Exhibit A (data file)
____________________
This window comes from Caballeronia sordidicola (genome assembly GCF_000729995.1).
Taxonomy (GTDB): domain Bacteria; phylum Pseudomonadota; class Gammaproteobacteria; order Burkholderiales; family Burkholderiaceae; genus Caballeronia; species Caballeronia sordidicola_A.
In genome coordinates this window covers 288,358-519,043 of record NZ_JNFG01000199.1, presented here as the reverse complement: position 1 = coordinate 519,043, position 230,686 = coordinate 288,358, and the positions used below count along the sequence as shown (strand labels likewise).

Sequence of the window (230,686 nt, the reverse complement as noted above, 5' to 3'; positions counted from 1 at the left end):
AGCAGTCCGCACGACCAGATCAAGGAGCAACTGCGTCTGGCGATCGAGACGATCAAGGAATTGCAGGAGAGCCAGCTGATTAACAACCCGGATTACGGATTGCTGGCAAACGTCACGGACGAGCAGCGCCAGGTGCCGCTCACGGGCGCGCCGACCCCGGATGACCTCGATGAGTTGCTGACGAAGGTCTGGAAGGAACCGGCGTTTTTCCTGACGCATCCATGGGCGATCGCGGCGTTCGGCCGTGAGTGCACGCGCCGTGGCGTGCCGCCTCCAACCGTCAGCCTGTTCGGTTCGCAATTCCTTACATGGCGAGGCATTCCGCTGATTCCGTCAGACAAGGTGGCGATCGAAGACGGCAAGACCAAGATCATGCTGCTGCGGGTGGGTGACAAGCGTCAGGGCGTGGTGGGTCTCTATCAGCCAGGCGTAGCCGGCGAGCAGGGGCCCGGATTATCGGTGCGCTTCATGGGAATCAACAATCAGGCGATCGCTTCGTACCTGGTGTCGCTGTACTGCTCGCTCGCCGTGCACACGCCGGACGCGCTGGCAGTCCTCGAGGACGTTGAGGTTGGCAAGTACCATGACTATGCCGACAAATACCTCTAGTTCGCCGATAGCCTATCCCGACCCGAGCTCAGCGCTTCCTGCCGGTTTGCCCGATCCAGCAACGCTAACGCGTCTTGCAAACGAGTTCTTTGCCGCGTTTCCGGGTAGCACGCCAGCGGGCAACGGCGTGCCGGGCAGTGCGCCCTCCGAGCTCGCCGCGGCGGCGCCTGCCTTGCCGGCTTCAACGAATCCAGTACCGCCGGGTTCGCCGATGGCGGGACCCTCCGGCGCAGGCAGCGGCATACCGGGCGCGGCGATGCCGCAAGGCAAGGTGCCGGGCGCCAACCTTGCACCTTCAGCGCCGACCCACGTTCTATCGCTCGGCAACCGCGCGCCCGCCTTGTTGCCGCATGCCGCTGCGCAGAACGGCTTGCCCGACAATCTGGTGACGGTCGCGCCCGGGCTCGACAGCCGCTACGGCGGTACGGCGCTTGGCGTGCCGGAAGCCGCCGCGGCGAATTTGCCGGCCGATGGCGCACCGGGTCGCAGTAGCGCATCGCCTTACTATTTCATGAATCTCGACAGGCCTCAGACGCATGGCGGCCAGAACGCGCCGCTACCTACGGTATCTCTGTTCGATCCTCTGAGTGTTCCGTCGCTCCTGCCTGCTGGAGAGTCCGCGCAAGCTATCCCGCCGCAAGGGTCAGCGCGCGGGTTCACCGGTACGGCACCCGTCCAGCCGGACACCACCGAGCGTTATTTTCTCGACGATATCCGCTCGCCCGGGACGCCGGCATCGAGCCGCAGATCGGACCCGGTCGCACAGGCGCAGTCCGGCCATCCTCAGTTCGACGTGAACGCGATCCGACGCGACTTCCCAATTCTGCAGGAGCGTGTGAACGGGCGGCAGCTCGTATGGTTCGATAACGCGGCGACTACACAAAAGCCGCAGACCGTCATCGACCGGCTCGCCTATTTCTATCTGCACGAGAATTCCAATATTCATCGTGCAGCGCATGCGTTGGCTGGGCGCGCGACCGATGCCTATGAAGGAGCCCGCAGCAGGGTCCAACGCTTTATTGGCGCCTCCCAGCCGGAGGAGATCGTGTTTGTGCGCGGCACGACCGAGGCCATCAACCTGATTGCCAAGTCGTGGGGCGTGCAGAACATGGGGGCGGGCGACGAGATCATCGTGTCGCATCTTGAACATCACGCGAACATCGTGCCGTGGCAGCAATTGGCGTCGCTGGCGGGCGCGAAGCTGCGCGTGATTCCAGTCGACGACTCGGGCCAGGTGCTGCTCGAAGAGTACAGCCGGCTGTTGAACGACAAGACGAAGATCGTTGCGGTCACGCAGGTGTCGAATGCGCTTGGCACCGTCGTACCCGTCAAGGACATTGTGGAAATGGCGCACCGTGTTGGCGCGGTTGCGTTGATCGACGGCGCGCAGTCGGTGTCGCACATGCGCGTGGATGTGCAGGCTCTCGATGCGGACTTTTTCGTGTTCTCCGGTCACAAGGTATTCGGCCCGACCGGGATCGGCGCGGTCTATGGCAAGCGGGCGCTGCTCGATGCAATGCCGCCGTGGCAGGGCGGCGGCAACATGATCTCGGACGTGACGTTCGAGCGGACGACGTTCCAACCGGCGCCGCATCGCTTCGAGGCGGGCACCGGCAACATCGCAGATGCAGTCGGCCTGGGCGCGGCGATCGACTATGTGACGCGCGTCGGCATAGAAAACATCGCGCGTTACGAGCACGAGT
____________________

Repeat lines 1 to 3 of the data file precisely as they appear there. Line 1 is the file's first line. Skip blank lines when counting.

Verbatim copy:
This window comes from Caballeronia sordidicola (genome assembly GCF_000729995.1).
Taxonomy (GTDB): domain Bacteria; phylum Pseudomonadota; class Gammaproteobacteria; order Burkholderiales; family Burkholderiaceae; genus Caballeronia; species Caballeronia sordidicola_A.
In genome coordinates this window covers 288,358-519,043 of record NZ_JNFG01000199.1, presented here as the reverse complement: position 1 = coordinate 519,043, position 230,686 = coordinate 288,358, and the positions used below count along the sequence as shown (strand labels likewise).